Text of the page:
European Archives of Paediatric Dentistry

, Volume 15, Issue 2, pp 75–82 | Cite as

Molar–incisor hypomineralisation: a prevalence study amongst primary schoolchildren of Shiraz, Iran

  • A. Ghanim
  • R. BagheriEmail author
  • A. Golkari
  • D. Manton
Original Scientific Article



To investigate the prevalence of molar–incisor hypomineralisation (MIH) amongst primary schoolchildren of Shiraz, Iran, taking into account the possible influence of biographic and socio-demographic parameters.

Study design and methods

A randomised cluster sample of 9- to 11-year-old children (N = 810) had their first permanent molars and incisors (index teeth) evaluated using the European Academy of Paediatric Dentistry criteria for MIH. The examinations were conducted at schools by a calibrated examiner. Prevalence of MIH was assessed based on biographic and socio-demographic parameters including area of residency, school type, father’s level of education, weight-for-age and height-for-age.

Results and statistics

Of the children examined, 164/810 (20.2 %) had MIH and 53.7 % of them presented with MIH lesions in all first molars. Mild defects represented by demarcated yellow brown opacities comprised 35.5 % of the total MIH lesions. The prevalence of MIH was significantly greater in girls, children with healthy body weight and height, those whose fathers did not have a tertiary education and from families of low socio-economic status. Regression analyses indicated that none of the biographic and socio-demographic variables represented a significant risk factor in the occurrence of MIH except for body weight. Obesity was negatively correlated to MIH (OR = 0.45; 95 % CI 0.25–0.82).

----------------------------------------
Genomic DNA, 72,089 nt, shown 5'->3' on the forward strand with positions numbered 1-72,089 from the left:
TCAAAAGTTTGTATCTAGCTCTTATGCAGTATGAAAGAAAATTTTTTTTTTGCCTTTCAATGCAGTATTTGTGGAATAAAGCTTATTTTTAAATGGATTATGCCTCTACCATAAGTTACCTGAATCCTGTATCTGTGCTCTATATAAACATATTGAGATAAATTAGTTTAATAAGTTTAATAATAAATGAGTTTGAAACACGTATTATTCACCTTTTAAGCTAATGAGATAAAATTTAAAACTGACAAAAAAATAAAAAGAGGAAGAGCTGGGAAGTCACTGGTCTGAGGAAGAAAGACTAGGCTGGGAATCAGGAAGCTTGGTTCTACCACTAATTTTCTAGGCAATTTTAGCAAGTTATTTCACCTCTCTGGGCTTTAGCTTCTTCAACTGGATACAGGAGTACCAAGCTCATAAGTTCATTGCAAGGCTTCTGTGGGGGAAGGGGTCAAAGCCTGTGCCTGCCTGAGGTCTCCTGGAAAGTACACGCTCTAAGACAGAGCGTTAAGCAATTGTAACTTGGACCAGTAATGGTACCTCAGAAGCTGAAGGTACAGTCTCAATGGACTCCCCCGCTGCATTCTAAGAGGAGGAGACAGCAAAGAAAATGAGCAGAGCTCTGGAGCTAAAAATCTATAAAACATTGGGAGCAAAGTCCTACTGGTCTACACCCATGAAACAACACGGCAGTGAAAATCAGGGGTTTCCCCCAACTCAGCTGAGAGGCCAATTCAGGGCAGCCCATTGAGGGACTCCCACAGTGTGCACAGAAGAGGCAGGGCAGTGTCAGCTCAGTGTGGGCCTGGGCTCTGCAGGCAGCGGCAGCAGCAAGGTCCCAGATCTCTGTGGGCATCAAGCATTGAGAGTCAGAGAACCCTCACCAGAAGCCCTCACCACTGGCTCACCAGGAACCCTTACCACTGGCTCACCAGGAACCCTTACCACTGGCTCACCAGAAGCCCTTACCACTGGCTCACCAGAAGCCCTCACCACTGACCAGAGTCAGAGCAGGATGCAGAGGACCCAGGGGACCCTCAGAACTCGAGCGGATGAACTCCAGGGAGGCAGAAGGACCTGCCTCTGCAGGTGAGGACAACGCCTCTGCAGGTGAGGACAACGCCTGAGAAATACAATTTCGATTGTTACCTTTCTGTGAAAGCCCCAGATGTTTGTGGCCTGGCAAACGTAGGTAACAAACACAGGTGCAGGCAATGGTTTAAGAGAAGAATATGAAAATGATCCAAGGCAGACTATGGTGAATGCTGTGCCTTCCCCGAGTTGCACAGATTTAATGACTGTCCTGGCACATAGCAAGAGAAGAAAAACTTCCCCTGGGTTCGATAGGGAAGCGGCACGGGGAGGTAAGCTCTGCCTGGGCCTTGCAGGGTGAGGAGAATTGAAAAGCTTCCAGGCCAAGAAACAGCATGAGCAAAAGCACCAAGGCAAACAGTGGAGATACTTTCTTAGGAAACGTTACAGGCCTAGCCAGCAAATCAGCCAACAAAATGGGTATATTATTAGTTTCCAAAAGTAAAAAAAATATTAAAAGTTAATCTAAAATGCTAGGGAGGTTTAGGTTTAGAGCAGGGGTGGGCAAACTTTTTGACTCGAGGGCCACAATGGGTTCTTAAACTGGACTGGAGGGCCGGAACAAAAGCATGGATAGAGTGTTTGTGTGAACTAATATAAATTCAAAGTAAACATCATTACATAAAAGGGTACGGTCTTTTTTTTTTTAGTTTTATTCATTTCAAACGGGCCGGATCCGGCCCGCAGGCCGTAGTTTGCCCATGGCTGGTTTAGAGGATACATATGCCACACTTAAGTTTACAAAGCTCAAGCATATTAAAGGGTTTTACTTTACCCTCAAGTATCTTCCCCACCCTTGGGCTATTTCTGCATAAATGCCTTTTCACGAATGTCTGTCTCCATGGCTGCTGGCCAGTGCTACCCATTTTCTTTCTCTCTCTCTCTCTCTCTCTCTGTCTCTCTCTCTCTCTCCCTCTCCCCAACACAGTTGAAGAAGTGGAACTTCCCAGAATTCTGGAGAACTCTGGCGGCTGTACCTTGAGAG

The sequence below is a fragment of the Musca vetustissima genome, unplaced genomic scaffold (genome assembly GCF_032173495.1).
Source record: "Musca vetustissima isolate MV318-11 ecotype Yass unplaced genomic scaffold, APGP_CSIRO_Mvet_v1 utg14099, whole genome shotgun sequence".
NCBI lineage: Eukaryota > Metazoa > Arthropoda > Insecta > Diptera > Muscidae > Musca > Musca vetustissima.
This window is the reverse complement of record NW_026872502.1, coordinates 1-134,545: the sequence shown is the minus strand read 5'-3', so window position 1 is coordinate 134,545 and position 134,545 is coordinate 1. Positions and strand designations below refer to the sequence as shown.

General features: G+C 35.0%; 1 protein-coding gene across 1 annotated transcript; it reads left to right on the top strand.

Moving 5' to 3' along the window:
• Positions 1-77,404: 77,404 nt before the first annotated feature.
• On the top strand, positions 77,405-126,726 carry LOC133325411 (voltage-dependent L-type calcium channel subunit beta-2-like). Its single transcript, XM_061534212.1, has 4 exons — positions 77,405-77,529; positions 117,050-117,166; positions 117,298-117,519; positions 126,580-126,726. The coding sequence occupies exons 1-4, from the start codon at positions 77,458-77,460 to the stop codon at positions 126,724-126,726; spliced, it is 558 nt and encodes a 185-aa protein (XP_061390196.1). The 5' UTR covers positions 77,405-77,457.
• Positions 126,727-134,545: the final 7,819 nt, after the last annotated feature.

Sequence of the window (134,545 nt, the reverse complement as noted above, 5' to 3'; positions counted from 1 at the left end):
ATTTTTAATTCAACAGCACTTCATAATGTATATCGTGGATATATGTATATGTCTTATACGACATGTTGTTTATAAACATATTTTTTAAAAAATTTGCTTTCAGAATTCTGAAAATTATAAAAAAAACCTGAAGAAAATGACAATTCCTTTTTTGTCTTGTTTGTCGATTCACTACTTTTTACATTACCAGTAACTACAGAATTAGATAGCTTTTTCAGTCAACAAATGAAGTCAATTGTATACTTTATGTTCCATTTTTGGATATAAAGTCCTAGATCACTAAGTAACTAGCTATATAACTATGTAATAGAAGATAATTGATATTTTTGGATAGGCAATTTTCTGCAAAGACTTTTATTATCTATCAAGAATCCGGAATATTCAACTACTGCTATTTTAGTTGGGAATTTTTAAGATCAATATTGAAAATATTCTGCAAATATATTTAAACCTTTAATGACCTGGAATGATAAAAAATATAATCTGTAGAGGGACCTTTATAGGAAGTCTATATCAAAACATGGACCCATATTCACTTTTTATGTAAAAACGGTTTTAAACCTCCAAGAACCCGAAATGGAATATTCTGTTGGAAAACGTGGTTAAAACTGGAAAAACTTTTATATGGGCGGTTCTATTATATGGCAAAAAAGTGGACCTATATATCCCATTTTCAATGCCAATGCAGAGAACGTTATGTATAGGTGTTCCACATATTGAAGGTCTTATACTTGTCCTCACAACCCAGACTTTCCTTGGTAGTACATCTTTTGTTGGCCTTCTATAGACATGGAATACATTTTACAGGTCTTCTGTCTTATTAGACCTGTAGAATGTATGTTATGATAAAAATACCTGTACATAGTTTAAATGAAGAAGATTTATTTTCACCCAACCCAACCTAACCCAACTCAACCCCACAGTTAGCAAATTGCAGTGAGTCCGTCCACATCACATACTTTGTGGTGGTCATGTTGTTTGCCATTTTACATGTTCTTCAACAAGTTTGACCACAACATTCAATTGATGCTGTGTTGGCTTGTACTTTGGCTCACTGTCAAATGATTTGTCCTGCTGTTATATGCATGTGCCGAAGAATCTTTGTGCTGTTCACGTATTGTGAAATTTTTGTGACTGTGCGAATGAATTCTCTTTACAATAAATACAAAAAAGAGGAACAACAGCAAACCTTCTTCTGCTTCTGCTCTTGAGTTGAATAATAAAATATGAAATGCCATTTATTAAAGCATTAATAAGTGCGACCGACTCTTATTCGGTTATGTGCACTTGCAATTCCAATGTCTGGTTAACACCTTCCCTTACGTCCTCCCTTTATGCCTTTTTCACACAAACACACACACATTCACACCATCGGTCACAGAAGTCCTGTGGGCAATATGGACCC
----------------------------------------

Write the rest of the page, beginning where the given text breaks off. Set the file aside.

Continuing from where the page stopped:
The prevalence of MIH in a group of Iranian children was 20.2 %. Biographic and socio-demographic parameters appeared to have no significant correlation with MIH except body weight, which warrants further research.


Molar–incisor hypomineralisation MIH Prevalence Developmental enamel defects Shiraz Iran 



This research was partly supported by Shiraz University of Medical Sciences. The authors thank all students who participated in this study and also appreciate the Schools’ staffs for their assistant to facilitate collecting the data. We also acknowledge Dr M.R. Azar (The Head of Shiraz Dental School) for his support in carrying out this study. Special thanks to Dr D. Bailey, Dr H. Haydari, Mr F. Banizaman Lari (Lecturer in Farhangian University) and Mrs R. Keshavarzi for their valuable assistance throughout the study.


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Copyright information

© European Academy of Paediatric Dentistry 2013

Authors and Affiliations

  • A. Ghanim
    • 1
    • 2
  • R. Bagheri
    • 1
    • 3
    Email author
  • A. Golkari
    • 4
  • D. Manton
    • 1
    • 5
  1. 1.Cooperative Research Centre for Oral Health Science, Melbourne Dental SchoolUniversity of MelbourneMelbourneAustralia
  2. 2.Department of Paediatric Dentistry and Epidemiology, Mosul Dental CollegeUniversity of MosulNinevehIraq
  3. 3.Dental Material Department, Biomaterial Research Centre, Shiraz Dental SchoolShiraz University of Medical SciencesShirazIran
  4. 4.Dental Public Health Department, Shiraz Dental SchoolShiraz University of Medical SciencesShirazIran
  5. 5.Elsdon Storey Chair of Child Dental Health, Growth and Development, Melbourne Dental SchoolThe University of MelbourneMelbourneAustralia

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